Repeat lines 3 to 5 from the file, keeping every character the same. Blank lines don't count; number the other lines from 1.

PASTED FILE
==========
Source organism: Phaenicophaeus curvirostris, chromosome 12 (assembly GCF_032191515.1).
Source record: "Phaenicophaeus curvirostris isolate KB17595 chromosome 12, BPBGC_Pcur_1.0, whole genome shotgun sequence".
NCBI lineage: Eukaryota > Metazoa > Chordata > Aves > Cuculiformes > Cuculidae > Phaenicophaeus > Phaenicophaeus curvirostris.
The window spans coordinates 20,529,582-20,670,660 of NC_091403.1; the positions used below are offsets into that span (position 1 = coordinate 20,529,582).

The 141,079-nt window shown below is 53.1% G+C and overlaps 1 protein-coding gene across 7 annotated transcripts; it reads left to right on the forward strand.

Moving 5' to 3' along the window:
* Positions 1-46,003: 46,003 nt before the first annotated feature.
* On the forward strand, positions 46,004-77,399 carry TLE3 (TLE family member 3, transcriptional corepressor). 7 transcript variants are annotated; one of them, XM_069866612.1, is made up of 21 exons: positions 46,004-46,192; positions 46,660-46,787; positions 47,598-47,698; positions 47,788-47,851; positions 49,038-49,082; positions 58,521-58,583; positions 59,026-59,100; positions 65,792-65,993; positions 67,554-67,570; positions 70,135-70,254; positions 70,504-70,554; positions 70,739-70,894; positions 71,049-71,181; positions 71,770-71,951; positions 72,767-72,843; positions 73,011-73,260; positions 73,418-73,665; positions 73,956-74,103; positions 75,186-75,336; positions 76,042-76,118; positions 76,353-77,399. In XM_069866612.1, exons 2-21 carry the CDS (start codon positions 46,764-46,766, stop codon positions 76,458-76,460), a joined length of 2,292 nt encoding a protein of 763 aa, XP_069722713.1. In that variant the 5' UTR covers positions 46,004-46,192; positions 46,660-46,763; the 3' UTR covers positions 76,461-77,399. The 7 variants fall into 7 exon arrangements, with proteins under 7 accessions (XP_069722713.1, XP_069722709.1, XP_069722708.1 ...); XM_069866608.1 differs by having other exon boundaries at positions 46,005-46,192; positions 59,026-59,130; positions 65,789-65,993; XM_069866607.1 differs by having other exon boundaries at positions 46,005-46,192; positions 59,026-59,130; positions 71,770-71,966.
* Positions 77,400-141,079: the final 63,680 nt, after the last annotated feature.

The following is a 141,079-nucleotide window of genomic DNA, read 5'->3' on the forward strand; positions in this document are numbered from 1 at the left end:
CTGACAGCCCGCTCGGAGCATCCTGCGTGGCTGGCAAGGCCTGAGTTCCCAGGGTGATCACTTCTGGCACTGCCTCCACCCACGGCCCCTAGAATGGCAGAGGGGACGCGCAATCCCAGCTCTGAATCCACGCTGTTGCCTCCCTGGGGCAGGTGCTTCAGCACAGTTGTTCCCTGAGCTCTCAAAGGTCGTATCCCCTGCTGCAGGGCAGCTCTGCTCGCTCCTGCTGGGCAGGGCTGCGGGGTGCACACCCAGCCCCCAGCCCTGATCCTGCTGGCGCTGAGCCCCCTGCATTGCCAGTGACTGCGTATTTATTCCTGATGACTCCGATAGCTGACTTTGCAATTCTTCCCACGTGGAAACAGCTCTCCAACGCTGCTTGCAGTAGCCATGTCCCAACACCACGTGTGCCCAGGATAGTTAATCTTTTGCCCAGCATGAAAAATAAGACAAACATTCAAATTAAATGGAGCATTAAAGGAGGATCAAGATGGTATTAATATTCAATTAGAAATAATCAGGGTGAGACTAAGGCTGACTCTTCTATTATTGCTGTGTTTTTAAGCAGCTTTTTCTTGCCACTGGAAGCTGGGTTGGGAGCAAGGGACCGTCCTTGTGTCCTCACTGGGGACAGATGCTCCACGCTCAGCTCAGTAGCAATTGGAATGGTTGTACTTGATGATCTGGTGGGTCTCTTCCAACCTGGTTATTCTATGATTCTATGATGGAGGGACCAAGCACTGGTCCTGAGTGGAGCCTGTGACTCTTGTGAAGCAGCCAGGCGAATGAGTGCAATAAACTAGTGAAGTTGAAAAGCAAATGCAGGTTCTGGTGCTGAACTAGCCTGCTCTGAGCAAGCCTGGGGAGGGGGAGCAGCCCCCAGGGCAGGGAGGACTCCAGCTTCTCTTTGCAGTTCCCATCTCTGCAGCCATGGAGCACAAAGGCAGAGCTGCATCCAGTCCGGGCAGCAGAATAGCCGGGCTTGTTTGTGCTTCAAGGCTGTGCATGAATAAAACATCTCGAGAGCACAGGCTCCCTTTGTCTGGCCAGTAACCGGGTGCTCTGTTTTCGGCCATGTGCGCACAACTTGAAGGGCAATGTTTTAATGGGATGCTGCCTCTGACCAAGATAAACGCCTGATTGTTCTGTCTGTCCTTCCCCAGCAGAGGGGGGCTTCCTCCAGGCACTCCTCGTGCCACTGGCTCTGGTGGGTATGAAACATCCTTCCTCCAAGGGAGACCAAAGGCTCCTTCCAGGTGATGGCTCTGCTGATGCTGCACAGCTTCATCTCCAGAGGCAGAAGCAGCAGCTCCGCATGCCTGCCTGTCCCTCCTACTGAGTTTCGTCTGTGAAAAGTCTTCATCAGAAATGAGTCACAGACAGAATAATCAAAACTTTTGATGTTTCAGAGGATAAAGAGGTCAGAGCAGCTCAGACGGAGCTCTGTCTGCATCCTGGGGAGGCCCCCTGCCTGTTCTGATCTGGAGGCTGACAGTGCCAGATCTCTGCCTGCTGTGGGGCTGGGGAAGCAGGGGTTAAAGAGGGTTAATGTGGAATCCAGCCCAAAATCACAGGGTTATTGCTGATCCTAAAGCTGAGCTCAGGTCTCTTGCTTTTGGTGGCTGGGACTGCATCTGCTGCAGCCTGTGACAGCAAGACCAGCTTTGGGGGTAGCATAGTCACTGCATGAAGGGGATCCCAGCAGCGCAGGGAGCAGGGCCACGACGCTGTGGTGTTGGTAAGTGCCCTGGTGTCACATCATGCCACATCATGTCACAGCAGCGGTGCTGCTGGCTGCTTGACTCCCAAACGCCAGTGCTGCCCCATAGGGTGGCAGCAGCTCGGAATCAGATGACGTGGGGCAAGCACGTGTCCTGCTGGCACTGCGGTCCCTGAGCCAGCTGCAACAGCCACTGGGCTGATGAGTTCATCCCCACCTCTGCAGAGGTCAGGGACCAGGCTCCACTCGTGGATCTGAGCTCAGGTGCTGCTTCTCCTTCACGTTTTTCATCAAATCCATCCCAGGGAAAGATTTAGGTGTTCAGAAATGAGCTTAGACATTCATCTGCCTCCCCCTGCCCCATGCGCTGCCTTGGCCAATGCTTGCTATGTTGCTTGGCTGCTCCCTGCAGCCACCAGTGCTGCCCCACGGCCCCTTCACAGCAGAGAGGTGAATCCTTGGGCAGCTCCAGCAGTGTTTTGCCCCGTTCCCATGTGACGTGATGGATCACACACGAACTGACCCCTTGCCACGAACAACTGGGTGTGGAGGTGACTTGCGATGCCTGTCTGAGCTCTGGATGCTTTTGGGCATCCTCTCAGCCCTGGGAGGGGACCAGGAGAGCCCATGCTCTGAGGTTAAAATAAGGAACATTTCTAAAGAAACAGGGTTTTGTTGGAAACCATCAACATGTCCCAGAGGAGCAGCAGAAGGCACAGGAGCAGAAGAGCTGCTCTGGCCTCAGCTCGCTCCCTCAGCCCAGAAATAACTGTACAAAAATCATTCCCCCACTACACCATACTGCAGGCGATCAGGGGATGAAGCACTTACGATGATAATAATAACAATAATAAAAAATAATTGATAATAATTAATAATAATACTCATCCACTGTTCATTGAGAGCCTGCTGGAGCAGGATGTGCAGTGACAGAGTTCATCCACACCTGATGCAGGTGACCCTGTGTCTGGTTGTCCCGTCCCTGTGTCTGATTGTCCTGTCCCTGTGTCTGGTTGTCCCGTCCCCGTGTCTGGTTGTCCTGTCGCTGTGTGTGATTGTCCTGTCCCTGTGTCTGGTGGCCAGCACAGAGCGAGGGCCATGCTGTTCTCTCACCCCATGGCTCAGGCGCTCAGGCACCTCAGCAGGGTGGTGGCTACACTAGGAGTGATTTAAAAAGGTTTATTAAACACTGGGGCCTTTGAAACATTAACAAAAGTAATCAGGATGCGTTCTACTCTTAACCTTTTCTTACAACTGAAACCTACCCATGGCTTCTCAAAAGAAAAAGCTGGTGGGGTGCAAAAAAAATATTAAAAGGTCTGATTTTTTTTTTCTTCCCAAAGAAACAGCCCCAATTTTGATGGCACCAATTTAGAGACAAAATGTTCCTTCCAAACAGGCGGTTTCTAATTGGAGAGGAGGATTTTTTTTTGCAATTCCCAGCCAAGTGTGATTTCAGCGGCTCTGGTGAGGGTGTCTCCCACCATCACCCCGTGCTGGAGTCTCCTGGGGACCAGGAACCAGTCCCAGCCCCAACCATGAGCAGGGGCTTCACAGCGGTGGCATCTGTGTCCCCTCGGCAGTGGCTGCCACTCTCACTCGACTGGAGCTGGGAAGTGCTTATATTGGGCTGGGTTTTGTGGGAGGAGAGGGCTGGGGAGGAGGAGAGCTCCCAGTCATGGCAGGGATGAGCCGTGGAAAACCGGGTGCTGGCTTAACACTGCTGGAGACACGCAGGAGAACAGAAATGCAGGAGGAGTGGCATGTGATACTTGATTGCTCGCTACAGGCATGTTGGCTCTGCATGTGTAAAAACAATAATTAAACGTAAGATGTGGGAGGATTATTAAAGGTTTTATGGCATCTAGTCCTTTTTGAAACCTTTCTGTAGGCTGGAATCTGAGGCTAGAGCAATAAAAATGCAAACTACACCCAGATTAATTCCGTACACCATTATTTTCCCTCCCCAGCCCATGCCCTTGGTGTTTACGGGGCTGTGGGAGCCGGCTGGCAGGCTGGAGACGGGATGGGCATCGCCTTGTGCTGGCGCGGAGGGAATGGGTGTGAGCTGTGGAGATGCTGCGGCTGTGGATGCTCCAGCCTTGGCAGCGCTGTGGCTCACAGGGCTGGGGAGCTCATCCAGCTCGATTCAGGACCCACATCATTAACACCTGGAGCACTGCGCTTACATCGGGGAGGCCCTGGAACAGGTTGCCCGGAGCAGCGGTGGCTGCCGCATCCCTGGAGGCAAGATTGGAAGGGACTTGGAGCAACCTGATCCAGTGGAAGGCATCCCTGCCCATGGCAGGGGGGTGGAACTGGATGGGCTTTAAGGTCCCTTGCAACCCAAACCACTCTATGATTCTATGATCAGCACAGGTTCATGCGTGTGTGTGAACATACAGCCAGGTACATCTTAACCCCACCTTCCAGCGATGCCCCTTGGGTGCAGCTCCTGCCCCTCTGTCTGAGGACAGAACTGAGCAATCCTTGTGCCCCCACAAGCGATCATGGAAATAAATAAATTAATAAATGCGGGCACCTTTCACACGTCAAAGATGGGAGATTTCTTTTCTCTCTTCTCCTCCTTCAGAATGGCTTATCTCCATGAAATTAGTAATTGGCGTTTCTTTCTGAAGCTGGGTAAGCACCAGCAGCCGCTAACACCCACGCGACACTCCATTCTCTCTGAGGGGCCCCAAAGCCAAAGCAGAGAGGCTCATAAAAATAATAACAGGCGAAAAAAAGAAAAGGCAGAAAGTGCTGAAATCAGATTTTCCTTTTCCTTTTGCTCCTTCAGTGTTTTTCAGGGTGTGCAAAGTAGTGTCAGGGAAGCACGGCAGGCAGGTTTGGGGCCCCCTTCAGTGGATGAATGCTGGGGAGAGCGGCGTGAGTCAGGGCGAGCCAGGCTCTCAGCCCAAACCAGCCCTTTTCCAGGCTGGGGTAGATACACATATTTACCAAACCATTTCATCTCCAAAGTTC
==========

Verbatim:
NCBI lineage: Eukaryota > Metazoa > Chordata > Aves > Cuculiformes > Cuculidae > Phaenicophaeus > Phaenicophaeus curvirostris.
The window spans coordinates 20,529,582-20,670,660 of NC_091403.1; the positions used below are offsets into that span (position 1 = coordinate 20,529,582).

The 141,079-nt window shown below is 53.1% G+C and overlaps 1 protein-coding gene across 7 annotated transcripts; it reads left to right on the forward strand.